A Crack in the Moon?

June 04, 2020



Photographer: John Chumack
Summary Author: John Chumack 

Shown above is Rupes Recta (Latin for straight cliff. This Straight Wall is actually a linear, surface fault having a length of 68 miles (110 km), a typical width of between 1.2 and 1.9 miles (2-3 km), and a height ranging from 787 to 984 feet (240–300 m). Although it appears to be a crack in the lunar surface, in actuality the grade of this fault’s slope is relatively shallow.

Birt Crater is the 10.6 mile-wide crater closest to the Straight Wall. It has a smaller crater on its rim known as Birt A. Just west (left) of this crater is another small snake-like canyon feature called Birt Rima - Rille.

Arzachel Crater, the largest crater on this image, upper right of the frame, is 60 miles (96 km) across and 2.2 miles (3.6 km) deep. The rugged central peak of Arzachel is prominent, rising 0.9 miles (1.5 km) above the crater floor. Image captured on April 4, 2020.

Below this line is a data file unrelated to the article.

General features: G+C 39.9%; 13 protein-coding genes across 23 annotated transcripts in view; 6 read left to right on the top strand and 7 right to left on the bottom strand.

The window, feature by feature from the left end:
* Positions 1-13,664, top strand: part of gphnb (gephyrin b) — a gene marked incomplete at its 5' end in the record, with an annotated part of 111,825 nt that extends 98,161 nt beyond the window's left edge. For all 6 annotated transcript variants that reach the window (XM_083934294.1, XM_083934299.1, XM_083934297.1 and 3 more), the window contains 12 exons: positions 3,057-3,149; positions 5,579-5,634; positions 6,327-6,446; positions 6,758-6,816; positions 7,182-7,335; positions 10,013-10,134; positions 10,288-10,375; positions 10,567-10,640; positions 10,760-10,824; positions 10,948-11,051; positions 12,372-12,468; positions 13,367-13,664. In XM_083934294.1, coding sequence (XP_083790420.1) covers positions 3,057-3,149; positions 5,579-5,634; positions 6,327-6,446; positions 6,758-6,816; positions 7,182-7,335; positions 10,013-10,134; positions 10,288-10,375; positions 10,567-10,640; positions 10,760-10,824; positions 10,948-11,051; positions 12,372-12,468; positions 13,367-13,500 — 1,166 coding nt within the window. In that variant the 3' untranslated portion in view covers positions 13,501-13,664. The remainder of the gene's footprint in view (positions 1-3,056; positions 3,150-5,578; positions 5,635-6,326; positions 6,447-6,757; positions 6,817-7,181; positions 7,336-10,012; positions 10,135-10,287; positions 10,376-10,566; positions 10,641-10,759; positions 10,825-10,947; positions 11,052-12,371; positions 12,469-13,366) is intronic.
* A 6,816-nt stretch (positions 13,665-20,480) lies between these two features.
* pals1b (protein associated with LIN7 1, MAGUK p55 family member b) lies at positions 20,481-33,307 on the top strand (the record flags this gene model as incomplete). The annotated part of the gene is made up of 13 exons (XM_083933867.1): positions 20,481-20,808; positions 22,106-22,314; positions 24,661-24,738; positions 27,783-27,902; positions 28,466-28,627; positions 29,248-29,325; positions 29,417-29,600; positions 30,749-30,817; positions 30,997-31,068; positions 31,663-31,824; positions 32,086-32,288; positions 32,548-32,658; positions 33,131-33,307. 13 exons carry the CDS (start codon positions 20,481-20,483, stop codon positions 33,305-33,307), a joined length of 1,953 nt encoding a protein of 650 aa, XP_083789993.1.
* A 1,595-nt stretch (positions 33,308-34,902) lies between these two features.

Image Details: taken with my Chumack Observatory Lunar Orbiter aka (old orange tube C8 SCT telescope, F6.3; QHY5IIIL 290M Camera. All images processed in Autostakkert3, Registax6, PS CC 2020. FireCapture Ser video files, 600 to 1200 sharpest frames, stacked.